Action Synopsis: Bird Conservation About Actions

Artificially incubate and hand-rear rails in captivity

How is the evidence assessed?
  • Effectiveness
  • Certainty
  • Harms

Study locations

Key messages

A controlled before-and-after study from New Zealand found that post-release survival of hand-reared takahe Porphyrio hochstetteri (formerly P. mantelli) was as high as wild-reared birds and that six of ten released females raised chicks.


About key messages

Key messages provide a descriptive index to studies we have found that test this intervention.

Studies are not directly comparable or of equal value. When making decisions based on this evidence, you should consider factors such as study size, study design, reported metrics and relevance of the study to your situation, rather than simply counting the number of studies that support a particular interpretation.

Supporting evidence from individual studies

  1. A controlled before-and-after study between 1991 and 1994 in Fiordland National Park, South Island, New Zealand (Maxwell & Jamieson 1997), found that post-release survival of hand-reared takahe Porphyrio hochstetteri (formerly P. mantelli) was at least as high as that of wild-reared birds, despite differences between movements and habitat selection (50-100% survival between one and two years for 31 hand-reared birds vs. 0-100% of 12 wild birds; ranges come from different release years). In addition, survival of wild birds between six months and one year old (before hand-reared birds were released) was lower than for captive birds (100% survival for 62 captive-reared birds vs. 25-100% survival for 24 wild birds), especially in years with particularly low temperatures. Causes of death were varied and often unknown. Survival rates did not differ between male and female hand-reared birds, but females were significantly more likely to form pairs than males (89% of nine females forming pairs vs. 25% of eight males). Six of ten captive-reared females nested in the summer after release and two raised a chick to at least six months old. The authors note that low reproductive success in first-time breeders is common. Eggs were taken from the wild and hand-reared using a glove puppet, whilst being played calls of brooding adults (see ‘Use puppets to increase the survival or growth of hand-reared chicks’ for more studies of this intervention). They were moved to outdoor pens at three months old, to larger pens at six months and finally released at approximately one year old.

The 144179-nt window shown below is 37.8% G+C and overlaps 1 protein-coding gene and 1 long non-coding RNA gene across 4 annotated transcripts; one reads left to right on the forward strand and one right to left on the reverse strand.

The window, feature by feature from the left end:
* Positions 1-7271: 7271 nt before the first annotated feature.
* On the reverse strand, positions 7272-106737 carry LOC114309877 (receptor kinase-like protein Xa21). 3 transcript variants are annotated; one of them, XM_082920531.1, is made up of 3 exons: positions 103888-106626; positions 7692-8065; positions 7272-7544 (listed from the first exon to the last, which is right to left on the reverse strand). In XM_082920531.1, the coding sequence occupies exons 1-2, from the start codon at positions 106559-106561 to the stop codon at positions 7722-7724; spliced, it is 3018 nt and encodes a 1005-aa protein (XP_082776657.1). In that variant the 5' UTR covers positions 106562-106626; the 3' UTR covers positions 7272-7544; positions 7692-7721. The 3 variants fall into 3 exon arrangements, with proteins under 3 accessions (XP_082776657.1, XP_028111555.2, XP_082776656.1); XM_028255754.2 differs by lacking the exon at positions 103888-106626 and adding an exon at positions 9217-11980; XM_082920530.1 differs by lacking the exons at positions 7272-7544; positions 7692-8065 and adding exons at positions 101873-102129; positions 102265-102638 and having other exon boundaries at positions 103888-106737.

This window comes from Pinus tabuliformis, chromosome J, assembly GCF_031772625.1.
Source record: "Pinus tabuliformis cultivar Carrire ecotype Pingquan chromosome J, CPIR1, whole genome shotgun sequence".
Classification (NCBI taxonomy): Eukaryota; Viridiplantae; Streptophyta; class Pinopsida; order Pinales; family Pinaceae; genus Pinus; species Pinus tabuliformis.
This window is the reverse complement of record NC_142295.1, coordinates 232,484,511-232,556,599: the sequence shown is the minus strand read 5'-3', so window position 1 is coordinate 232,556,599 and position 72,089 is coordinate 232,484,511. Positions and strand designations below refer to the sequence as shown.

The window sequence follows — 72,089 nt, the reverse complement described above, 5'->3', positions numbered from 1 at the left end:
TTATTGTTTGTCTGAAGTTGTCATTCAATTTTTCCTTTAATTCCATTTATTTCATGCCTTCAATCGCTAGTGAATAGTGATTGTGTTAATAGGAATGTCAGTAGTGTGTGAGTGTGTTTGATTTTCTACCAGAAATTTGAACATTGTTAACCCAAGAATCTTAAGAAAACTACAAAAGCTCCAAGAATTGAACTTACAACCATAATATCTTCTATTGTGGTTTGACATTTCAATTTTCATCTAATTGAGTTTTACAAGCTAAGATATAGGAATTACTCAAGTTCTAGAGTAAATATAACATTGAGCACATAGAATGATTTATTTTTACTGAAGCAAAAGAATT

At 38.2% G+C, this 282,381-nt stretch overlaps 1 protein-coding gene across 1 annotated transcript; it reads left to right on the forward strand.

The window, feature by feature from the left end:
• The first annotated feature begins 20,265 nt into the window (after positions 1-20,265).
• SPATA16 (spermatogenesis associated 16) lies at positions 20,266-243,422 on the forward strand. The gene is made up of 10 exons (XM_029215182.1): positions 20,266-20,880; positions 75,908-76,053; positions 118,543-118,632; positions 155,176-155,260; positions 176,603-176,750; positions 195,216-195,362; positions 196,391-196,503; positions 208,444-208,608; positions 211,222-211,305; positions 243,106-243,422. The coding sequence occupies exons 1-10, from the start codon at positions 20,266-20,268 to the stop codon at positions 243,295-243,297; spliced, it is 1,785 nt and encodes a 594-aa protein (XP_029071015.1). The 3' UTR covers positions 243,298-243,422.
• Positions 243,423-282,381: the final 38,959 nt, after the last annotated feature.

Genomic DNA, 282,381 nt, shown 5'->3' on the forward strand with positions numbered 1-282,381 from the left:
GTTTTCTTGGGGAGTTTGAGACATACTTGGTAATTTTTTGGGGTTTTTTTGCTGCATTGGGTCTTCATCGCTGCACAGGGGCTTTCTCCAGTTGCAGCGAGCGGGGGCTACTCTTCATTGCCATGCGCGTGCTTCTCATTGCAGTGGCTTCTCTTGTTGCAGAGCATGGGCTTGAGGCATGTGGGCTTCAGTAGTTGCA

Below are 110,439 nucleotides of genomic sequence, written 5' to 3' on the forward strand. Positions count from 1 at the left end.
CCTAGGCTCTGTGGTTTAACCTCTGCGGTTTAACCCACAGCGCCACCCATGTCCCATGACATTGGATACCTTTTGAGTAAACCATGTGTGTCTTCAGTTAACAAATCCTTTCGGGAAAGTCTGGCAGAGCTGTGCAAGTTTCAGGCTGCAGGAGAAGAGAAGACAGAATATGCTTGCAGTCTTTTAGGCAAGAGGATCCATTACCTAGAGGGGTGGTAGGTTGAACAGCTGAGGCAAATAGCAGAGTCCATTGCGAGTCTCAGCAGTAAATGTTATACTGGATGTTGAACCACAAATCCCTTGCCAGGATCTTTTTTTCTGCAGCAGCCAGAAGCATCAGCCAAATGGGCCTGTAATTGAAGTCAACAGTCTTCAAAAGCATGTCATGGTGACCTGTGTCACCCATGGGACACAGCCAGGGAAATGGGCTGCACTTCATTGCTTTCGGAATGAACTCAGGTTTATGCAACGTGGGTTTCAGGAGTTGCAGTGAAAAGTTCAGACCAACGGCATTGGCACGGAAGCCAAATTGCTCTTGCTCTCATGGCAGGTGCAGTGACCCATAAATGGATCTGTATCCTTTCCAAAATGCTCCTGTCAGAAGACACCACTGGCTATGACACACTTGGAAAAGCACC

Study and other actions tested
Please cite as:

Williams, D.R., Child, M.F., Dicks, L.V., Ockendon, N., Pople, R.G., Showler, D.A., Walsh, J.C., zu Ermgassen, E.K.H.J. & Sutherland, W.J. (2020) Bird Conservation. Pages 137-281 in: W.J. Sutherland, L.V. Dicks, S.O. Petrovan & R.K. Smith (eds) What Works in Conservation 2020. Open Book Publishers, Cambridge, UK.


Where has this evidence come from?

List of journals searched by synopsis

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Bird Conservation

This Action forms part of the Action Synopsis:

Bird Conservation
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What Works in Conservation

What Works in Conservation provides expert assessments of the effectiveness of actions, based on summarised evidence, in synopses. Subjects covered so far include amphibians, birds, mammals, forests, peatland and control of freshwater invasive species. More are in progress.

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